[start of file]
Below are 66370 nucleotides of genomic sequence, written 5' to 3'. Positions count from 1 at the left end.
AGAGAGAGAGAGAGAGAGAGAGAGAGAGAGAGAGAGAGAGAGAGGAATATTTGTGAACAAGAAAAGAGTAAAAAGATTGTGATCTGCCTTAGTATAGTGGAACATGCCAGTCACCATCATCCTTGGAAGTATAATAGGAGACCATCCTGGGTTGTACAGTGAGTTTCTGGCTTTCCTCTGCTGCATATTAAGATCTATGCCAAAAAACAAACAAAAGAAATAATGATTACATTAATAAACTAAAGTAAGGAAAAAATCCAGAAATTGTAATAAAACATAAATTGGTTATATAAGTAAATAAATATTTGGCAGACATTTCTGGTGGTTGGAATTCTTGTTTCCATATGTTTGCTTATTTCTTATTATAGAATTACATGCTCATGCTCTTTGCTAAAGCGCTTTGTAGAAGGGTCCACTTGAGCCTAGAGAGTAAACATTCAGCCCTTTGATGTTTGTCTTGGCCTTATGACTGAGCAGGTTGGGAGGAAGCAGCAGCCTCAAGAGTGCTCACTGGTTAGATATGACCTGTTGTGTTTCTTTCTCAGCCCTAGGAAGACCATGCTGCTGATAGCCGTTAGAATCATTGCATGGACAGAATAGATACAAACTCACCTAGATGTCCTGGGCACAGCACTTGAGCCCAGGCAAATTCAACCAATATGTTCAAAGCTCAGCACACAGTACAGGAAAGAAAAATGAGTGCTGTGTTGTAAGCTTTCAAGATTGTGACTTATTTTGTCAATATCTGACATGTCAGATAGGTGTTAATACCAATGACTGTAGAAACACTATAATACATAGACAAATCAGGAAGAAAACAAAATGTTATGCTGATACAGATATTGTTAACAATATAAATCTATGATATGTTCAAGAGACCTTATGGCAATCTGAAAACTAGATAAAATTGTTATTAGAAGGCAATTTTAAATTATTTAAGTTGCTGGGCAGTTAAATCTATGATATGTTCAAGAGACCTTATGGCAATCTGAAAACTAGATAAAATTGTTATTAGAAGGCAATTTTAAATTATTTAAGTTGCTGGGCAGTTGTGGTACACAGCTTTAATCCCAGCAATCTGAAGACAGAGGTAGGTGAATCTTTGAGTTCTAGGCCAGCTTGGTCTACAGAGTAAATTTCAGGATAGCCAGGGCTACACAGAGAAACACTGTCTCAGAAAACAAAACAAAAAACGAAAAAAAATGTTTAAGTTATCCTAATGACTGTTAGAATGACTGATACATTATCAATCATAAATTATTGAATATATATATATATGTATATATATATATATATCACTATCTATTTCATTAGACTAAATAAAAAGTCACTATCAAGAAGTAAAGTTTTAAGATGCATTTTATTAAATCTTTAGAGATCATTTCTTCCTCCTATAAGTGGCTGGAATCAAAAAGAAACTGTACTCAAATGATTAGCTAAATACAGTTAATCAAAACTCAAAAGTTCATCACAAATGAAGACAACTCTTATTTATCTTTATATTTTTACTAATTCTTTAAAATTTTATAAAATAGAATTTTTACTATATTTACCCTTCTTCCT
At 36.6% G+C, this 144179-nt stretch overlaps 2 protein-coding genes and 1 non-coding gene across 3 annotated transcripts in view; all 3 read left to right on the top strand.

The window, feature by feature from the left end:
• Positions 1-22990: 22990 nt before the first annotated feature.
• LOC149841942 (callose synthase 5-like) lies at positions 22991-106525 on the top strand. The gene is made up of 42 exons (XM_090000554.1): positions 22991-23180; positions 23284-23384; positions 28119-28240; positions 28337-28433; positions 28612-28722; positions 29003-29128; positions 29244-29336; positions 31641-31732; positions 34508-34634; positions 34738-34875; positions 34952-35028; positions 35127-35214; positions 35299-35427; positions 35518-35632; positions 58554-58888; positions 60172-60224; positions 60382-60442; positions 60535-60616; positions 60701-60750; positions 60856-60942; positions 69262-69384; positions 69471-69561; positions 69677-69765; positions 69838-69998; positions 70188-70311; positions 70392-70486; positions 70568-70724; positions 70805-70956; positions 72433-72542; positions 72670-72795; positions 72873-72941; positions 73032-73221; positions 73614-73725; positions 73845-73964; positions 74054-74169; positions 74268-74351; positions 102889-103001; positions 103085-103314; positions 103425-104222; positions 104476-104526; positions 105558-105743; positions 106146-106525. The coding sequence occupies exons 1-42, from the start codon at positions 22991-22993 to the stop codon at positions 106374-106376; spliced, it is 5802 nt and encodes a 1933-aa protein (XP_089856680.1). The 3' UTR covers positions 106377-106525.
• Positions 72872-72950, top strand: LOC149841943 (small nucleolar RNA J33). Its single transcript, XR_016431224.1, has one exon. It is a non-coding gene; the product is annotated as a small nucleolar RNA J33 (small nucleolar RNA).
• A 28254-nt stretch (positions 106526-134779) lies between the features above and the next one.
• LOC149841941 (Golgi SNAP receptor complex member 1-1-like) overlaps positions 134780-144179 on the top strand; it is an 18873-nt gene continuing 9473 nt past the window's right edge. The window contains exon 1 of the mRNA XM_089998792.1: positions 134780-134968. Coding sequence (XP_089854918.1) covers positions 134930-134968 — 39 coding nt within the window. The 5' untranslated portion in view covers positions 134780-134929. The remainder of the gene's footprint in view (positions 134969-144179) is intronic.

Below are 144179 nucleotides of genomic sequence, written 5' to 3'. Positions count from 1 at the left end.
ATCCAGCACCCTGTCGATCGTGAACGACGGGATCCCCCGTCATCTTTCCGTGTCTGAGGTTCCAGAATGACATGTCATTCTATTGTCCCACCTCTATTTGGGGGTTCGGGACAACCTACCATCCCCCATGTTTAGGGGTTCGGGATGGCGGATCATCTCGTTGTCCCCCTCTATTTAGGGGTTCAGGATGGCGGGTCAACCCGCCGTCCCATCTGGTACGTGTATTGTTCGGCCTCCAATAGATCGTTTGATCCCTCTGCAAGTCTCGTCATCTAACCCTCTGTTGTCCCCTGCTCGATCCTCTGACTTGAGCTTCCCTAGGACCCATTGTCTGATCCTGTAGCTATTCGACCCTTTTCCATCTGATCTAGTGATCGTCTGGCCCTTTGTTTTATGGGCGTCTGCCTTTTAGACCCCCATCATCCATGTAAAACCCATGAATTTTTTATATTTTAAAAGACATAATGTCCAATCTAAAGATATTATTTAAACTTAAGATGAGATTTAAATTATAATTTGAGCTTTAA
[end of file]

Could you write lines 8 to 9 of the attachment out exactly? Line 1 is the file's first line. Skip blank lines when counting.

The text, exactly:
• A 28254-nt stretch (positions 106526-134779) lies between the features above and the next one.
• LOC149841941 (Golgi SNAP receptor complex member 1-1-like) overlaps positions 134780-144179 on the top strand; it is an 18873-nt gene continuing 9473 nt past the window's right edge. The window contains exon 1 of the mRNA XM_089998792.1: positions 134780-134968. Coding sequence (XP_089854918.1) covers positions 134930-134968 — 39 coding nt within the window. The 5' untranslated portion in view covers positions 134780-134929. The remainder of the gene's footprint in view (positions 134969-144179) is intronic.